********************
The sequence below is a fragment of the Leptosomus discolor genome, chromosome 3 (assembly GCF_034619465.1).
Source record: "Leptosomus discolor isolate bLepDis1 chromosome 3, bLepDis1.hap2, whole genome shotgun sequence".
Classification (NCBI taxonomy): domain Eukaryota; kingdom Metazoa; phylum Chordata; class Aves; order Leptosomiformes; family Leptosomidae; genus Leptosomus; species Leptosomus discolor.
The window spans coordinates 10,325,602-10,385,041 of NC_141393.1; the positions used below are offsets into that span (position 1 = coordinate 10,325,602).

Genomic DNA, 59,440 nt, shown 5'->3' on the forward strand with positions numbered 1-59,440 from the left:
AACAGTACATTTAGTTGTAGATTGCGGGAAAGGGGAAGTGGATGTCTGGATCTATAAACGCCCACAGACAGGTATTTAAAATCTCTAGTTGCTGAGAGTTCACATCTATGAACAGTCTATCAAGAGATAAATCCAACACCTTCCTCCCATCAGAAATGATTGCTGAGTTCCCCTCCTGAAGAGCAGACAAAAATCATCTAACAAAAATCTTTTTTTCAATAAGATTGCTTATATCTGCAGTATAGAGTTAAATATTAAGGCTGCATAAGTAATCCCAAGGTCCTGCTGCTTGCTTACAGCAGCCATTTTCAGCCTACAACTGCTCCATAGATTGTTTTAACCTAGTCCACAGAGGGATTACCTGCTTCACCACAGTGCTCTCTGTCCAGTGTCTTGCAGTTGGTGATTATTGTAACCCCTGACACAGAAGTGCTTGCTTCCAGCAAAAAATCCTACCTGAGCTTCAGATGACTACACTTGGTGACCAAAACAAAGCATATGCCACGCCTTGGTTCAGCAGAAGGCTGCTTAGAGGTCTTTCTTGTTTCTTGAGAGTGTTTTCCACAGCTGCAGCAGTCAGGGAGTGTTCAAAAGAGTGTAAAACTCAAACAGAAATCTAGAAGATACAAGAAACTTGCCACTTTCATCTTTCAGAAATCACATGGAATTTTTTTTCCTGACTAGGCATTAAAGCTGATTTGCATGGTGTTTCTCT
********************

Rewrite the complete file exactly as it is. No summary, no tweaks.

The sequence below is a fragment of the Leptosomus discolor genome, chromosome 3 (assembly GCF_034619465.1).
Source record: "Leptosomus discolor isolate bLepDis1 chromosome 3, bLepDis1.hap2, whole genome shotgun sequence".
Classification (NCBI taxonomy): domain Eukaryota; kingdom Metazoa; phylum Chordata; class Aves; order Leptosomiformes; family Leptosomidae; genus Leptosomus; species Leptosomus discolor.
The window spans coordinates 10,325,602-10,385,041 of NC_141393.1; the positions used below are offsets into that span (position 1 = coordinate 10,325,602).

Genomic DNA, 59,440 nt, shown 5'->3' on the forward strand with positions numbered 1-59,440 from the left:
AACAGTACATTTAGTTGTAGATTGCGGGAAAGGGGAAGTGGATGTCTGGATCTATAAACGCCCACAGACAGGTATTTAAAATCTCTAGTTGCTGAGAGTTCACATCTATGAACAGTCTATCAAGAGATAAATCCAACACCTTCCTCCCATCAGAAATGATTGCTGAGTTCCCCTCCTGAAGAGCAGACAAAAATCATCTAACAAAAATCTTTTTTTCAATAAGATTGCTTATATCTGCAGTATAGAGTTAAATATTAAGGCTGCATAAGTAATCCCAAGGTCCTGCTGCTTGCTTACAGCAGCCATTTTCAGCCTACAACTGCTCCATAGATTGTTTTAACCTAGTCCACAGAGGGATTACCTGCTTCACCACAGTGCTCTCTGTCCAGTGTCTTGCAGTTGGTGATTATTGTAACCCCTGACACAGAAGTGCTTGCTTCCAGCAAAAAATCCTACCTGAGCTTCAGATGACTACACTTGGTGACCAAAACAAAGCATATGCCACGCCTTGGTTCAGCAGAAGGCTGCTTAGAGGTCTTTCTTGTTTCTTGAGAGTGTTTTCCACAGCTGCAGCAGTCAGGGAGTGTTCAAAAGAGTGTAAAACTCAAACAGAAATCTAGAAGATACAAGAAACTTGCCACTTTCATCTTTCAGAAATCACATGGAATTTTTTTTCCTGACTAGGCATTAAAGCTGATTTGCATGGTGTTTCTCT